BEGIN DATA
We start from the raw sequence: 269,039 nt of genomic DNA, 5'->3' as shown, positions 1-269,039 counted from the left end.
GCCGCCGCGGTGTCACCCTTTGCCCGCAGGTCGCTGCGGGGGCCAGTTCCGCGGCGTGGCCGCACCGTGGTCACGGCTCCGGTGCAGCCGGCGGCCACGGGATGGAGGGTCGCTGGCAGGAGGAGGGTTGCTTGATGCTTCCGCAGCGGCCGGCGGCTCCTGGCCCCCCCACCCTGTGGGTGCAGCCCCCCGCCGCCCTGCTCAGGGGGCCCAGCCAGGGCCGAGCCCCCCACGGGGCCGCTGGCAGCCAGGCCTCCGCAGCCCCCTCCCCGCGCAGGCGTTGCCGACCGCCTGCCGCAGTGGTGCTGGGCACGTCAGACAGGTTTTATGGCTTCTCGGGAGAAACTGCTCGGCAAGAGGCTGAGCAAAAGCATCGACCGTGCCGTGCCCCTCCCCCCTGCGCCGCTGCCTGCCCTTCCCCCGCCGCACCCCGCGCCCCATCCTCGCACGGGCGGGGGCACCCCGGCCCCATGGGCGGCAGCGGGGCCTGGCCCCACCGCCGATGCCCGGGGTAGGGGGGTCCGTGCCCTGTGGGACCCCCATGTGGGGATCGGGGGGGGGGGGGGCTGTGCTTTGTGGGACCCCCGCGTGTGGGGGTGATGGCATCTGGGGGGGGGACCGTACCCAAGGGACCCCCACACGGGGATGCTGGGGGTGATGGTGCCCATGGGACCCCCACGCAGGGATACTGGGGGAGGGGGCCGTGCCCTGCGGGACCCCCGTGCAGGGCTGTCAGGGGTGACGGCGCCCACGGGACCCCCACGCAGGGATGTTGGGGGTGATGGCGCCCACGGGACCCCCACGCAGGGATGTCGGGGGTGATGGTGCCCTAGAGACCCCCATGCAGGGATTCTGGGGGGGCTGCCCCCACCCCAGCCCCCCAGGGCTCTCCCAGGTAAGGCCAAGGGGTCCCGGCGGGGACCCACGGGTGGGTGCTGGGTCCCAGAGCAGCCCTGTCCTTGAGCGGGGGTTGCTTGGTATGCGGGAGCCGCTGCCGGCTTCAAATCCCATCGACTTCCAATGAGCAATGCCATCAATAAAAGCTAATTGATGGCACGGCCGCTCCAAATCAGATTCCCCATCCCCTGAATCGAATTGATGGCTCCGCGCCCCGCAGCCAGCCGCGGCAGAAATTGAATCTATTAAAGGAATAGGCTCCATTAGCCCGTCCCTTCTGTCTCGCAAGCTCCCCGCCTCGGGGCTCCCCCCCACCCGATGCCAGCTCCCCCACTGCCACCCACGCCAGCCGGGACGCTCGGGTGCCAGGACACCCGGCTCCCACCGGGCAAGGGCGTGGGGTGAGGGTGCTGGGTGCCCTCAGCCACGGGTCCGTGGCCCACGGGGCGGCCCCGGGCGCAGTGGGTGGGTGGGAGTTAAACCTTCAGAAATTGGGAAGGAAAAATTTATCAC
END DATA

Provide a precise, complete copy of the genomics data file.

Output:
We start from the raw sequence: 269,039 nt of genomic DNA, 5'->3' as shown, positions 1-269,039 counted from the left end.
GCCGCCGCGGTGTCACCCTTTGCCCGCAGGTCGCTGCGGGGGCCAGTTCCGCGGCGTGGCCGCACCGTGGTCACGGCTCCGGTGCAGCCGGCGGCCACGGGATGGAGGGTCGCTGGCAGGAGGAGGGTTGCTTGATGCTTCCGCAGCGGCCGGCGGCTCCTGGCCCCCCCACCCTGTGGGTGCAGCCCCCCGCCGCCCTGCTCAGGGGGCCCAGCCAGGGCCGAGCCCCCCACGGGGCCGCTGGCAGCCAGGCCTCCGCAGCCCCCTCCCCGCGCAGGCGTTGCCGACCGCCTGCCGCAGTGGTGCTGGGCACGTCAGACAGGTTTTATGGCTTCTCGGGAGAAACTGCTCGGCAAGAGGCTGAGCAAAAGCATCGACCGTGCCGTGCCCCTCCCCCCTGCGCCGCTGCCTGCCCTTCCCCCGCCGCACCCCGCGCCCCATCCTCGCACGGGCGGGGGCACCCCGGCCCCATGGGCGGCAGCGGGGCCTGGCCCCACCGCCGATGCCCGGGGTAGGGGGGTCCGTGCCCTGTGGGACCCCCATGTGGGGATCGGGGGGGGGGGGGGCTGTGCTTTGTGGGACCCCCGCGTGTGGGGGTGATGGCATCTGGGGGGGGGACCGTACCCAAGGGACCCCCACACGGGGATGCTGGGGGTGATGGTGCCCATGGGACCCCCACGCAGGGATACTGGGGGAGGGGGCCGTGCCCTGCGGGACCCCCGTGCAGGGCTGTCAGGGGTGACGGCGCCCACGGGACCCCCACGCAGGGATGTTGGGGGTGATGGCGCCCACGGGACCCCCACGCAGGGATGTCGGGGGTGATGGTGCCCTAGAGACCCCCATGCAGGGATTCTGGGGGGGCTGCCCCCACCCCAGCCCCCCAGGGCTCTCCCAGGTAAGGCCAAGGGGTCCCGGCGGGGACCCACGGGTGGGTGCTGGGTCCCAGAGCAGCCCTGTCCTTGAGCGGGGGTTGCTTGGTATGCGGGAGCCGCTGCCGGCTTCAAATCCCATCGACTTCCAATGAGCAATGCCATCAATAAAAGCTAATTGATGGCACGGCCGCTCCAAATCAGATTCCCCATCCCCTGAATCGAATTGATGGCTCCGCGCCCCGCAGCCAGCCGCGGCAGAAATTGAATCTATTAAAGGAATAGGCTCCATTAGCCCGTCCCTTCTGTCTCGCAAGCTCCCCGCCTCGGGGCTCCCCCCCACCCGATGCCAGCTCCCCCACTGCCACCCACGCCAGCCGGGACGCTCGGGTGCCAGGACACCCGGCTCCCACCGGGCAAGGGCGTGGGGTGAGGGTGCTGGGTGCCCTCAGCCACGGGTCCGTGGCCCACGGGGCGGCCCCGGGCGCAGTGGGTGGGTGGGAGTTAAACCTTCAGAAATTGGGAAGGAAAAATTTATCAC